Dynamic tax environment can create opportunities
Sometimes amendments to the tax legislation, albeit unwittingly, can have favourable results for a taxpayer. As the saying by the inventor, Alexander Graham Bell, goes, ‘when one door closes, another opens’.
An example was the further amendments made in 2018 to s 7C of the Income Tax Act (cheap loans within a trust environment amount to donations liable to the donations tax) so as to include within its ambit indirect loans to a trust through the medium of a company in which the trust holds at least 20% of the shareholding.
The scenario I am referring to is that is in which a primary residence is held by a company, which in turn is owned by a trust. The trust has on-loaned an amount borrowed from a natural person to a company, which, in turn, used the loan to buy a residential property in which the natural person ordinarily resides.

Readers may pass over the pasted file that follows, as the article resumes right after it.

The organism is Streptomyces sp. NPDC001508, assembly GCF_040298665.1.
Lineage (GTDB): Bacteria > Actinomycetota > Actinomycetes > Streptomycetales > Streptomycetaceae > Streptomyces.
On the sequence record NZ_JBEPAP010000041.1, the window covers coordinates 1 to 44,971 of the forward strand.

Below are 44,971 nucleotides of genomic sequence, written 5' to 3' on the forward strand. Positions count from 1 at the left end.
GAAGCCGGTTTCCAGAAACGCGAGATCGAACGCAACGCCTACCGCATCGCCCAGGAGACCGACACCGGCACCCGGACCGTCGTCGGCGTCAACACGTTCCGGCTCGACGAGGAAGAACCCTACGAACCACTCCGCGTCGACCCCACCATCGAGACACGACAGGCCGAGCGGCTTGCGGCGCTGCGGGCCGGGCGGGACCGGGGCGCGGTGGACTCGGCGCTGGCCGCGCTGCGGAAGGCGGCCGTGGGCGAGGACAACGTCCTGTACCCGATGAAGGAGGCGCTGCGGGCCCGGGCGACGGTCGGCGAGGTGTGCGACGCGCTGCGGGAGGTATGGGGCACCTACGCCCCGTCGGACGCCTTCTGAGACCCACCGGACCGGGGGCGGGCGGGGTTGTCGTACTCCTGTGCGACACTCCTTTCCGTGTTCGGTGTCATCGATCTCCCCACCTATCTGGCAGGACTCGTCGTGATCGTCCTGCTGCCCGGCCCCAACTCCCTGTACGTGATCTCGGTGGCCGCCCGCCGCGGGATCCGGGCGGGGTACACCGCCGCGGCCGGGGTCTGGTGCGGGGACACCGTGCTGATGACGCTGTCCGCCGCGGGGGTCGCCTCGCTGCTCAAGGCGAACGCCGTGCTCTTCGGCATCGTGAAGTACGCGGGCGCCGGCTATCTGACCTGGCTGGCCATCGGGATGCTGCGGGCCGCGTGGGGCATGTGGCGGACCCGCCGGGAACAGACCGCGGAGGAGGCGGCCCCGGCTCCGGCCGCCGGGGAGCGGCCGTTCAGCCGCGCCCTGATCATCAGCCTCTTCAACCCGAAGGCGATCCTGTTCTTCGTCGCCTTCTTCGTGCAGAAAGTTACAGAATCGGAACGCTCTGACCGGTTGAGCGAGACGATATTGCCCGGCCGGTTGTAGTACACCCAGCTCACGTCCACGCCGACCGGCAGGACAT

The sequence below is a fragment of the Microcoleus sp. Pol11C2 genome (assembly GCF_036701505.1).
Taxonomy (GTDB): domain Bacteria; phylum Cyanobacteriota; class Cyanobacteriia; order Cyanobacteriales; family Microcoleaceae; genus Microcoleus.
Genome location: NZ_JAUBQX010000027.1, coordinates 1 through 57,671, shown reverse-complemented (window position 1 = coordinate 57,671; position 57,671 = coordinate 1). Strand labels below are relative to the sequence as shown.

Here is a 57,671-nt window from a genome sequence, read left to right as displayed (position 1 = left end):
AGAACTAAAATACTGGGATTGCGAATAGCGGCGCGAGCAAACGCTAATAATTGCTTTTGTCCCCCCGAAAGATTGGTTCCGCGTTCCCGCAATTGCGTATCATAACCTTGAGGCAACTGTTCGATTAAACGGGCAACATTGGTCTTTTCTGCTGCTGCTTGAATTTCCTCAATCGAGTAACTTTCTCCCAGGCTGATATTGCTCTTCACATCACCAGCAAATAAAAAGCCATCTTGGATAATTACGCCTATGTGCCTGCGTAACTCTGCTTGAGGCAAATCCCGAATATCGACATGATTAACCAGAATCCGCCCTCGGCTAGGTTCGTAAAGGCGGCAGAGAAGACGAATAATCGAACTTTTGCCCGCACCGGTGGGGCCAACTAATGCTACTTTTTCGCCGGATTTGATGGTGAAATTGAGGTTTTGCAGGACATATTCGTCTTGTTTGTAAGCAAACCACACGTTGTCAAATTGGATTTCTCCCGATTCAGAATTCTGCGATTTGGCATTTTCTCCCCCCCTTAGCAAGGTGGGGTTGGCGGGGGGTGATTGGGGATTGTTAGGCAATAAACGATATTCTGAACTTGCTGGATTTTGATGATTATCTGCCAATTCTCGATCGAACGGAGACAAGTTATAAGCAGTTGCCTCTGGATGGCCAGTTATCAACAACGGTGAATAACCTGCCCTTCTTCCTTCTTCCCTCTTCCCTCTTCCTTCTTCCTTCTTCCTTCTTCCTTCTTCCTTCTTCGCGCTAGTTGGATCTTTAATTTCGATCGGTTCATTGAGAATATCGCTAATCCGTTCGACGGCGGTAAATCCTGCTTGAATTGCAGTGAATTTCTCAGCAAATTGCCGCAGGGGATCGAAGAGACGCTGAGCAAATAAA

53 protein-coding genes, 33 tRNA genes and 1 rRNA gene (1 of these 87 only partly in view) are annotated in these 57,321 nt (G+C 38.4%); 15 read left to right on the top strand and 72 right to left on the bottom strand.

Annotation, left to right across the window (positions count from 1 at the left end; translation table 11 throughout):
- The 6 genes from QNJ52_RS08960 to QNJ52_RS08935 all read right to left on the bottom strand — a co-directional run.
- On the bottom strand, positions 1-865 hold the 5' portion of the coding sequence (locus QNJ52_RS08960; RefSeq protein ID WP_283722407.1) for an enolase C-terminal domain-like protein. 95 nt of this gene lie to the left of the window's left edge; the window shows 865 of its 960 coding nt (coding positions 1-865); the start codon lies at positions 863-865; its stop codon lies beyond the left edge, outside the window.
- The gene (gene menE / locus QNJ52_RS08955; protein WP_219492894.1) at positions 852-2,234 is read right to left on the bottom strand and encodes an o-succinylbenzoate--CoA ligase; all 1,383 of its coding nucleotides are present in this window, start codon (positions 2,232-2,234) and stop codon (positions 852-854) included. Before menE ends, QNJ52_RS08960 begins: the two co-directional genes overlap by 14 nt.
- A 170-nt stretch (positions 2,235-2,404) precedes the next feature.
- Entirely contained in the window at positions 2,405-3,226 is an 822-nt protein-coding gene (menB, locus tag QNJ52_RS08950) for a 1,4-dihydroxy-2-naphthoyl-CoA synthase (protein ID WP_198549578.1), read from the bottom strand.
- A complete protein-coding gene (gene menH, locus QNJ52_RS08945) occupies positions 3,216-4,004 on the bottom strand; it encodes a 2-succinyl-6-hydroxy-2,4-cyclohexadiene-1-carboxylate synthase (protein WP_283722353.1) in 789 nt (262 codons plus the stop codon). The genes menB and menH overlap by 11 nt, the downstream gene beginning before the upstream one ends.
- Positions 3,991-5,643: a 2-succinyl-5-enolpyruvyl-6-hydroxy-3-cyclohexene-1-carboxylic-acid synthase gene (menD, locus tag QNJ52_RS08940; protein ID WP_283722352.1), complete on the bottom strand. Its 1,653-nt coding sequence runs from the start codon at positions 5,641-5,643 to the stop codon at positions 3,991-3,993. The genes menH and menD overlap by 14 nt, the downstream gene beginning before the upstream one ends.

Section 7C(5)(d) in 2017 provided for an exemption, to the extent that a trust used the loan to buy an asset and the natural person making the loan used the asset as a primary residence. Thus a primary residence owned directly by a company (as distinct from a trust) did not qualify for the exemption, since the exemption provided only for direct ownership by a trust.
Courtesy of the 2018 amendment, the wording of s 7C(5)(d) has been amended so as to include company ownership as being exempt in circumstances in which a company uses the loan to fund the acquisition of a primary residence occupied by the original natural person making the loan or the spouse of such a person.
Thus, in my view, to the extent that a loan is used by a company or a trust to buy a primary residence, this exemption now applies.